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RAS funds five public engagement projects to mark 200th anniversary

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Credit: Glasgow Science Centre

Planet walks and planetaria in Galway, tactile stargazing for people with sight loss, adventures in space for girls, astronomy and geophysics for rehabilitation of prisoners, and a science trailer for Cornwall make up five new public engagement projects supported by more than £400,000 from the Royal Astronomical Society. The projects, backed by the RAS 200: Sky & Earth programme that celebrates the run up to the Society's bicentenary in 2020, were announced today (Friday 12 May) at the RAS AGM in London.

The winning projects are:

Beyond Prison Walls

Led by Bounce Back Foundation, a social enterprise focused on the training and employment of ex-offenders, Beyond Prison Walls will bring the wider universe into HMP Brixton and other prisons in London and the Home Counties. Uniting prisoners, families and communities, the project will use virtual reality and other materials to 'look at the skies' and allow inmates to contemplate their place in the wider universe. Participants will redecorate their environment around the theme of astronomy and space science, culminating in the building of a space / astronomy structure in one of the prisons.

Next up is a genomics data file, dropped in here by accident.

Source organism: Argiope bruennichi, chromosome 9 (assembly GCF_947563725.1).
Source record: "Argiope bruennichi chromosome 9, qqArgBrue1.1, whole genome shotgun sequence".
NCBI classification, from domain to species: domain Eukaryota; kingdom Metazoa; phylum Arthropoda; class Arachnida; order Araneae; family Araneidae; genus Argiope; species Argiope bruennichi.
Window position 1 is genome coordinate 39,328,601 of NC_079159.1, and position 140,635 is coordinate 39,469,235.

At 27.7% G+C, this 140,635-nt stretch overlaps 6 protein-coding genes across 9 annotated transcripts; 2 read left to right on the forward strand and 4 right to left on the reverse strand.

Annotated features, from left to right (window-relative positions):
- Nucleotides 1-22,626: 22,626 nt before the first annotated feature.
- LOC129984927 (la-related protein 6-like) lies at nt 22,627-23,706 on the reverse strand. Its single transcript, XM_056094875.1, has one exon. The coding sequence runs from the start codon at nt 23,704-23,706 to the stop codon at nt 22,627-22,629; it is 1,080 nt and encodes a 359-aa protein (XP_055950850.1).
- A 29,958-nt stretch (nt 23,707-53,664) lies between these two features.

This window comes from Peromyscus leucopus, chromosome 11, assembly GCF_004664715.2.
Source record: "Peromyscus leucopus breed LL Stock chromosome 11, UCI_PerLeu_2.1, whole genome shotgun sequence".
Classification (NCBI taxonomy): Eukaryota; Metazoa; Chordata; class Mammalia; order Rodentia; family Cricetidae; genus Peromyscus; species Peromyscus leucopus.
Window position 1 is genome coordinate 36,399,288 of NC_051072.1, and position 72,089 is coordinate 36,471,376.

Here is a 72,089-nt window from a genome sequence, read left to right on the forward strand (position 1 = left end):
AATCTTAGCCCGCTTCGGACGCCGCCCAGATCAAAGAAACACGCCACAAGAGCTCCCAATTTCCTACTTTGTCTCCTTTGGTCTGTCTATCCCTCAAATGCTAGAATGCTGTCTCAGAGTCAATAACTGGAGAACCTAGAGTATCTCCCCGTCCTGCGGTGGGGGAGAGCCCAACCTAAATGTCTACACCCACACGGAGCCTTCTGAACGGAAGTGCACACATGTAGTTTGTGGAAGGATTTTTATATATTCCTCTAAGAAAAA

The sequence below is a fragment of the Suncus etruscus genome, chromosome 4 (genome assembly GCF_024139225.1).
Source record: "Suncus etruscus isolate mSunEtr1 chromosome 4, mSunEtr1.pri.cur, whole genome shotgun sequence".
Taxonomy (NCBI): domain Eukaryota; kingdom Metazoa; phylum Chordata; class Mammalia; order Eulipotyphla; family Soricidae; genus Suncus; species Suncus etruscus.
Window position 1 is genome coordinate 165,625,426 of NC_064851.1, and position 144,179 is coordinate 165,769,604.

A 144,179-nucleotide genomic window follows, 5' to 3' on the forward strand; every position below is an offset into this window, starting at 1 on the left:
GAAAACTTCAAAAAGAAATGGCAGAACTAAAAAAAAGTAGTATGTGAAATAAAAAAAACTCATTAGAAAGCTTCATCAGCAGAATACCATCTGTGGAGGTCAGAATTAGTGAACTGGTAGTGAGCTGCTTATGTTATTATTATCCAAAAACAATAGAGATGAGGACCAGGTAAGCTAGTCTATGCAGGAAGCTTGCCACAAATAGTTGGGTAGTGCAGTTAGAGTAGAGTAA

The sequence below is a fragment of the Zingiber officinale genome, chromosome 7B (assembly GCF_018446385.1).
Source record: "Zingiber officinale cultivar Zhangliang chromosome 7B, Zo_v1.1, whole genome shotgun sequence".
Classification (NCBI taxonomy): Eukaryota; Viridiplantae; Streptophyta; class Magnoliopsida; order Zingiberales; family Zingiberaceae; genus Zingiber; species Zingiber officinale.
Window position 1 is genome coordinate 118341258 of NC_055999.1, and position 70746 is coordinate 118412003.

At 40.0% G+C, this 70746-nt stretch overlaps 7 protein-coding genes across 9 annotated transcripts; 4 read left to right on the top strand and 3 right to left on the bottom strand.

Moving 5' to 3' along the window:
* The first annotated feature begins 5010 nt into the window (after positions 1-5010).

Reaching for the Stars: Adventures in space for girls and young women

Girlguiding, in partnership with the UK Space Agency and the RAS, will give girls and young women aged five to 25 unique opportunities to engage with astronomy, space and planetary science. Using a hands-on, fun, and adventurous approach, the girls will be empowered to develop the skills, confidence and curiosity to explore the universe around them. The project will give girls and young women in communities across the UK a host of opportunities to develop their interest in astronomy, space science and planetary science, including at a host of activities led by inspirational experts at national events for girls and young women, and through a volunteering programme for RAS Fellows to be real life adventurous role models.

Touch the Sky: Tactile Stargazing for Blind People

Using innovative tactile starballs and support materials, the Royal National Institute of Blind People (RNIB) will lead a "Touch the Sky" project to help thousands of people with sight loss to explore the night sky. Sets of materials will be delivered to ten science centres, planetaria, and museums around the UK. A training programme delivered by RNIB and Glasgow Science Centre staff will see the centres designated as "Touch the Sky" hubs, each of which will independently engage with their local communities.